|Sponsor||Goal and Objectives||Student Researchers||Executive Summary||Final Report and Video|
“Modern civilization is the product of an energy binge . . . but humankind’s unappeasable appetite for energy makes the solutions ephemeral and the challenge permanent” (Crosby, 2006). Today, we flip a switch to illuminate a room. We board a plane to travel thousands of miles in a few hours. We put a number into an HVAC machine to change the temperature of a room. All of this requires large amounts of energy that is usually provided by fossil fuels. Although fossil fuels like coal, oil, and natural gas adequately meet high-energy demands, the developed world continues to expand its desire for energy in ways that push fossil fuels, and the environment’s capacity to endure the impact of fossil fuel extraction and use, to their limit.
As United States residents, we have grown accustomed to using lots of energy on a daily basis without thinking about the costs. According to the United States Energy Information Administration (EIA), in 2013, about 82 percent of America’s energy came from fossil fuels (EIA, 2014d). Additionally, the EIA ranks the United States as the leading oil consumer in the world, consuming 20% of the world’s oil with an average of 18,490 barrels a day in 2012 (EIA, 2014a; Thaler, 2012). Our reliance on fossil fuels is concerning because fossil fuels are finite resources, harmful to the environment, and increasingly expensive. As the value of fossil fuels increases due to their depletion, the energy we rely on becomes less expendable, and the cost of living increases (Heinberg, 2011). However, saving energy is costly. In particular, it requires critical decision making, active planning, and allocated funding. Nevertheless, investing in the energy reduction process is a wise and beneficial decision.
The benefits of energy reduction efforts in low-income housing organizations are revealed through Dismas House of Massachusetts. Dismas House is a low-income housing organization that “reconciles former prisoners to society, and society to former prisoners” (Dismas House, 2014). It provides housing, programs, and services to meet the needs of its residents. However, meeting the needs of its residents includes meeting the energy demands of Dismas House’s facilities. As the Massachusetts state budget has reduced funding for low-income housing organizations in recent years, paying for energy utilities took a toll on Dismas House and limited its ability to meet its residents’ needs. During the recession in 2009, Dismas House had to close the doors to one of its programs. In order to alleviate the financial pressure that energy payments were exerting on the operating budget, Dismas House invested in energy reduction efforts. These efforts allowed them to allocate the saved funds to services so Dismas can better meet the needs of its residents.
Dismas House’s energy reduction efforts were successful, and inspired its co-executive director, Dave McMahon, to found the Worcester Green Low-Income Housing Coalition (WGLIHC). The WGLIHC was created to recruit other low-income housing organizations to follow Dismas House’s footsteps. If all WGLIHC members can reduce energy costs and use the savings to expand their services, they will contribute towards repairing the social safety net of programs and services that help low-income people, former prisoners, and other Central Massachusetts residents in need.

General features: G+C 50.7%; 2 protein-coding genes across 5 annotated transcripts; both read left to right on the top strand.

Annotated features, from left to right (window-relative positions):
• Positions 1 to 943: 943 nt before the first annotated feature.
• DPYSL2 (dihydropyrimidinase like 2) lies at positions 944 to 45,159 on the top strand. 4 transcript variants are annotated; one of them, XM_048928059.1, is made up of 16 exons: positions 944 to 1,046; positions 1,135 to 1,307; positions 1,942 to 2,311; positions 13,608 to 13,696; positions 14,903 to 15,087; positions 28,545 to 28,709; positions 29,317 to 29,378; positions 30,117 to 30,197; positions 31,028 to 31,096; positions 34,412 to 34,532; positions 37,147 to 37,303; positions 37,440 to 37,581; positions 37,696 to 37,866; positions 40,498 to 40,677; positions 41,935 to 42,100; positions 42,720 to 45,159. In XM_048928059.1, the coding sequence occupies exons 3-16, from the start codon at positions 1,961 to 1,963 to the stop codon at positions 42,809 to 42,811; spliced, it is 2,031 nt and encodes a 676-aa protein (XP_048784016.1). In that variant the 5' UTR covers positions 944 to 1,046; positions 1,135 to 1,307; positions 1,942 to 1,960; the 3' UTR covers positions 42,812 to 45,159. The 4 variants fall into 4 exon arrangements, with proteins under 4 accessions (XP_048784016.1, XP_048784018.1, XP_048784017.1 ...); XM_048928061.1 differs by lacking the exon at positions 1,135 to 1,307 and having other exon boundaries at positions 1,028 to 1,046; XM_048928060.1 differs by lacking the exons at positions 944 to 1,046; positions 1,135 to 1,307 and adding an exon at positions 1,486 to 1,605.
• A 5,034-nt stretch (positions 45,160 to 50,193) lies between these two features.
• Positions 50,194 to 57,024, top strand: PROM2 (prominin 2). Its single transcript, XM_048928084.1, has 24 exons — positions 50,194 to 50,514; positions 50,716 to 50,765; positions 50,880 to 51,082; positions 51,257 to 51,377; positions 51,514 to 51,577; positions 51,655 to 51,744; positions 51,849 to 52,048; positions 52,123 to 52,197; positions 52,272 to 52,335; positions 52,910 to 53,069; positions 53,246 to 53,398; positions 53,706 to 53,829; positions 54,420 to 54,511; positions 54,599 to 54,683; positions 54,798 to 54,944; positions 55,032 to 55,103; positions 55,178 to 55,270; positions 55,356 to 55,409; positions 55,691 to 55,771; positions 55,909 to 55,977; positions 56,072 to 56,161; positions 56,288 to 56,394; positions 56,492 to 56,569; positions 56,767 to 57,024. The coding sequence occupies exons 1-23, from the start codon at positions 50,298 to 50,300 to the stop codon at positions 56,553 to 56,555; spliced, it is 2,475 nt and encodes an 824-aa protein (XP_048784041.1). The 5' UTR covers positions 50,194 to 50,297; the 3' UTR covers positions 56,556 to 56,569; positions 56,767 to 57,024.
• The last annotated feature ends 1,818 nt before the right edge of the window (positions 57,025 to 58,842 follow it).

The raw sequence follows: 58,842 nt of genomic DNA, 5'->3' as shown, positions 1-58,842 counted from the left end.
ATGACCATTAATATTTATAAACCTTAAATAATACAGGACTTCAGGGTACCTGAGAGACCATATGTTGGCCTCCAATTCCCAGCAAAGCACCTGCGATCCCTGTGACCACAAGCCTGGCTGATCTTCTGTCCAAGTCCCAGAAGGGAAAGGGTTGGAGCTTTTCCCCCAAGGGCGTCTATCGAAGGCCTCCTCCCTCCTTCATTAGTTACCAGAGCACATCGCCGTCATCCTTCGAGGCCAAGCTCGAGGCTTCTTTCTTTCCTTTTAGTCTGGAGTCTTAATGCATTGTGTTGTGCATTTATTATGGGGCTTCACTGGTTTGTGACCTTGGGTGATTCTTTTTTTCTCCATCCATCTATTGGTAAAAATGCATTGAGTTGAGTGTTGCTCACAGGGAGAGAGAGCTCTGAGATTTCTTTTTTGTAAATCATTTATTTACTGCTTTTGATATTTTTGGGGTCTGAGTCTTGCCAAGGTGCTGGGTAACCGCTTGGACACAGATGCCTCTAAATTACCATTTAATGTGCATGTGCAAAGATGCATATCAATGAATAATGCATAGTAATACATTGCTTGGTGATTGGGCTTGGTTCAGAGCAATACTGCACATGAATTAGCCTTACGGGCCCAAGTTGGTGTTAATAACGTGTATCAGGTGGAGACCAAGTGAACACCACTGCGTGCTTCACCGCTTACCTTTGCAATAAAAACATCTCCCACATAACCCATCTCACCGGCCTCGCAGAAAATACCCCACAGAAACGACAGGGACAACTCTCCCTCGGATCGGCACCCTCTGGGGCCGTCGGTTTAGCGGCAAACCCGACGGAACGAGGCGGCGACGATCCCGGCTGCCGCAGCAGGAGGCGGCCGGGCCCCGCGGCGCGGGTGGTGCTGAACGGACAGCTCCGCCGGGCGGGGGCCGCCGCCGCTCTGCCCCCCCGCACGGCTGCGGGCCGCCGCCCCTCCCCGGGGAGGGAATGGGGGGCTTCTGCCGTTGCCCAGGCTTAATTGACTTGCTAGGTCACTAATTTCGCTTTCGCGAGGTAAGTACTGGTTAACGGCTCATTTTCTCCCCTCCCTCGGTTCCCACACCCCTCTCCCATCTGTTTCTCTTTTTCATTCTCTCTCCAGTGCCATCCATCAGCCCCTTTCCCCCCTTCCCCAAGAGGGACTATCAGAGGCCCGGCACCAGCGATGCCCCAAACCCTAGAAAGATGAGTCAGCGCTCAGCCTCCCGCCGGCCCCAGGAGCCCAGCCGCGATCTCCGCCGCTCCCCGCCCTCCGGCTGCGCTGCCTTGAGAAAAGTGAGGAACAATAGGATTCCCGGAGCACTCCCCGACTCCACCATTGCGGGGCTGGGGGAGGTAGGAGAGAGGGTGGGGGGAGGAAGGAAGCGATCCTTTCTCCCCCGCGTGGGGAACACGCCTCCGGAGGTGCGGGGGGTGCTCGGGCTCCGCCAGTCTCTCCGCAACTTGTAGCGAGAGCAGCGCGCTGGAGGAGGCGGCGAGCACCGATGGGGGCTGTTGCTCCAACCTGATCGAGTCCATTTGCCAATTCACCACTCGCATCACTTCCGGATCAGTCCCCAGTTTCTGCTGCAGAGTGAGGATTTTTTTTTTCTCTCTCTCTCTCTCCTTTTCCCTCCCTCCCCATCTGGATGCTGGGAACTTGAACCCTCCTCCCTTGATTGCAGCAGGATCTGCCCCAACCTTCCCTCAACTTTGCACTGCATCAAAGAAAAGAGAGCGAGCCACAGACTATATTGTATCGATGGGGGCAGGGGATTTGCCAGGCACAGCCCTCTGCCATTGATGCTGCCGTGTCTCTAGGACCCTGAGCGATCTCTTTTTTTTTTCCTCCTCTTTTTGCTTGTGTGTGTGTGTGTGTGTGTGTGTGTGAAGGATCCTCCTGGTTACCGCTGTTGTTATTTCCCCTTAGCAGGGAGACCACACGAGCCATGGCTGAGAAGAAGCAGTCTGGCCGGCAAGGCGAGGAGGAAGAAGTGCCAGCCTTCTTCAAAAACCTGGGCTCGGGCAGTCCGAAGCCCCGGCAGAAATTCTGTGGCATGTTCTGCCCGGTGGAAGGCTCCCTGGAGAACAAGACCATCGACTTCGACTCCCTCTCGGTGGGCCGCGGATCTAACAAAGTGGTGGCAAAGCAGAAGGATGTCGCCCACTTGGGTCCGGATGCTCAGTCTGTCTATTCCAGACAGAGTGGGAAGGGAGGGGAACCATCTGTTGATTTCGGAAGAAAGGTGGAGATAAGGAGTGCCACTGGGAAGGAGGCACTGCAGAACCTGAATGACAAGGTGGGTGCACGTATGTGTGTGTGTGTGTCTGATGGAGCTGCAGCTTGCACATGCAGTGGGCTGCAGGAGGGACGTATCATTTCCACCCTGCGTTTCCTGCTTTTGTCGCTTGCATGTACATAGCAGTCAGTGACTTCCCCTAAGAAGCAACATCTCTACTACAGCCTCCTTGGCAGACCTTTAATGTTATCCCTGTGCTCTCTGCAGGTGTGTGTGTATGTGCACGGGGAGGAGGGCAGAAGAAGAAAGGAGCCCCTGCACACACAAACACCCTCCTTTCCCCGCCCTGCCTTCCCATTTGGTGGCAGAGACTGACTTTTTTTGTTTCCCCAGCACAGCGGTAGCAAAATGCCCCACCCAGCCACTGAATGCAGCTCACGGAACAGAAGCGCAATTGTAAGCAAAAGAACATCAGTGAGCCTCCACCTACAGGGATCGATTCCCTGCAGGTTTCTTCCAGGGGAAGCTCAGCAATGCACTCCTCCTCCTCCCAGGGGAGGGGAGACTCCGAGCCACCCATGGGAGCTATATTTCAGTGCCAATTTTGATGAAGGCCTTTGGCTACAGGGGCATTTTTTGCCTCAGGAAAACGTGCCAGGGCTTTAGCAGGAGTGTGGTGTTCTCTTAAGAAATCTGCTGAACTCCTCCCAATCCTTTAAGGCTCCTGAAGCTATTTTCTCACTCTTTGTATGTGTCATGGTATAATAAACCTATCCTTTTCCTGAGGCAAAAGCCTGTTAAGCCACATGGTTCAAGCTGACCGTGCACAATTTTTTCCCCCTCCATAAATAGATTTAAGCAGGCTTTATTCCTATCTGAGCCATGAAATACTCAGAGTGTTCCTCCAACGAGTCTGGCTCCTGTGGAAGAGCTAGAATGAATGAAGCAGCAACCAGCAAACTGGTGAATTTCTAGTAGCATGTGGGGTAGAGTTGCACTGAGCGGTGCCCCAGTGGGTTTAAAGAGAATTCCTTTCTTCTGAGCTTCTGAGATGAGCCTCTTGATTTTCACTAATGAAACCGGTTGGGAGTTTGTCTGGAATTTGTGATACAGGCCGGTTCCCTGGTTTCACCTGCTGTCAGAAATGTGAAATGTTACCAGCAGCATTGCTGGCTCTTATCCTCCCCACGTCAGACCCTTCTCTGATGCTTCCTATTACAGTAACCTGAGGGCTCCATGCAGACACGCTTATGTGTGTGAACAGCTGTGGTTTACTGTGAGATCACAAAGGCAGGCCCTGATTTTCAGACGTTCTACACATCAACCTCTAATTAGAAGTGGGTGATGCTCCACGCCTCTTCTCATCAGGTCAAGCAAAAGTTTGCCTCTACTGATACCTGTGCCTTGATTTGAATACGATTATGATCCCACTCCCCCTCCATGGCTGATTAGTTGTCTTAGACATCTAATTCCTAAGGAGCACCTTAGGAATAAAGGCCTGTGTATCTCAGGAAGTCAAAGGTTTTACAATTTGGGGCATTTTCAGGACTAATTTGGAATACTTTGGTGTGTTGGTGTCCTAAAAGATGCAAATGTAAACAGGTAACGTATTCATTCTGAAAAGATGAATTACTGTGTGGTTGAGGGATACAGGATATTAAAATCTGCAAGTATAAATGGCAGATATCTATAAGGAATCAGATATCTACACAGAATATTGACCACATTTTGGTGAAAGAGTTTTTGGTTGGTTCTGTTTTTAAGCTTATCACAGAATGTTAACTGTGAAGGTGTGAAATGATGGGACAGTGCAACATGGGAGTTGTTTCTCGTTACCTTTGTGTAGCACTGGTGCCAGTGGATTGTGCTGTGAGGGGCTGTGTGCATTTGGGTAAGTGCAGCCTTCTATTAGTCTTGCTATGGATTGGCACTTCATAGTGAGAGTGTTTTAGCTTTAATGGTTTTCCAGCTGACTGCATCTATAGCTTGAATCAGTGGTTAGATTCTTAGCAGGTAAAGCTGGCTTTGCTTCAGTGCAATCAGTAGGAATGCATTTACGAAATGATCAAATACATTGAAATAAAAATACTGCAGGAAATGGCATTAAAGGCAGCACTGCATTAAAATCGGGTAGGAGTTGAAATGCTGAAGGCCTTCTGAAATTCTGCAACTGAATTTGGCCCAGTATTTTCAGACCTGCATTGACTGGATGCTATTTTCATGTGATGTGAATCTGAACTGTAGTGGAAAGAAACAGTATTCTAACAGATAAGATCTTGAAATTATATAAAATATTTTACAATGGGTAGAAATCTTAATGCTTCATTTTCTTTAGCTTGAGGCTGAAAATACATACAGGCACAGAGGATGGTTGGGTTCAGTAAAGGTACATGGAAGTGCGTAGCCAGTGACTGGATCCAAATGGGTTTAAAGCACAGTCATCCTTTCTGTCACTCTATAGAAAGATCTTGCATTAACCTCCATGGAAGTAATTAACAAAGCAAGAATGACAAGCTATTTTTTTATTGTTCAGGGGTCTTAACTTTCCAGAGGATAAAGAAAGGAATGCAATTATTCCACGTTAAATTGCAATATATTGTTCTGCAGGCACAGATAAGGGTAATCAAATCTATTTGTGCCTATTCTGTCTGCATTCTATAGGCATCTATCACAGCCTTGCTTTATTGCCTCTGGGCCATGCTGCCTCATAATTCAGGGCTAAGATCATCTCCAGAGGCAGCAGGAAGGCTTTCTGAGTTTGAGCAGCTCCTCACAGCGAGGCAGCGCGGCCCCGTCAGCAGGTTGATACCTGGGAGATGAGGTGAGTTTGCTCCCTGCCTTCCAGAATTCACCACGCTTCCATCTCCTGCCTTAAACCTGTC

Goals, Objectives, & Methods
The goal of our Interactive Qualifying Project was to work with Dismas House and the WGLIHC to promote sustainability and reduce their money spent on energy . To accomplish this goal, the executive director of Dismas House and founder of the WGLIHC, Dave McMahon, asked us to evaluate the energy reduction efforts of Dismas House, and create materials to educate other members of the Worcester Green Low Income Housing Coalition (WGLIHC) on the financial and environmental benefits of investing in energy efficiency. In order to achieve this goal, we developed four objectives.
Our first objective was to understand the process Dismas House used to reduce their energy consumption. We conducted a case study on Dismas House in order to learn “how” and “why” they successfully reduced their energy usage. In order to guide our research we proposed the theory that Dismas House’s energy reduction efforts (renovations, upgrades, implementations, etc.) ultimately improved their energy efficiency and saved them money. We tested this theory through archival research of Dismas House’s energy audits, interviews with Dismas House staff, and fieldwork consisting of enrolling members of WGLIHC in the Low-Income Multi Family Retrofit Program.
Our second objective was to identify funding options for WGLIHC members. After gaining a clear understanding of Dismas House’s energy reduction efforts and the funds they utilized to implement them, we needed to determine how other organizations might emulate their success. We tracked the various funding sources Dismas House used to underwrite their energy reduction efforts in order to identify potential sources of funding for other WGLIHC members. We also sought additional funding sources for WGLIHC members.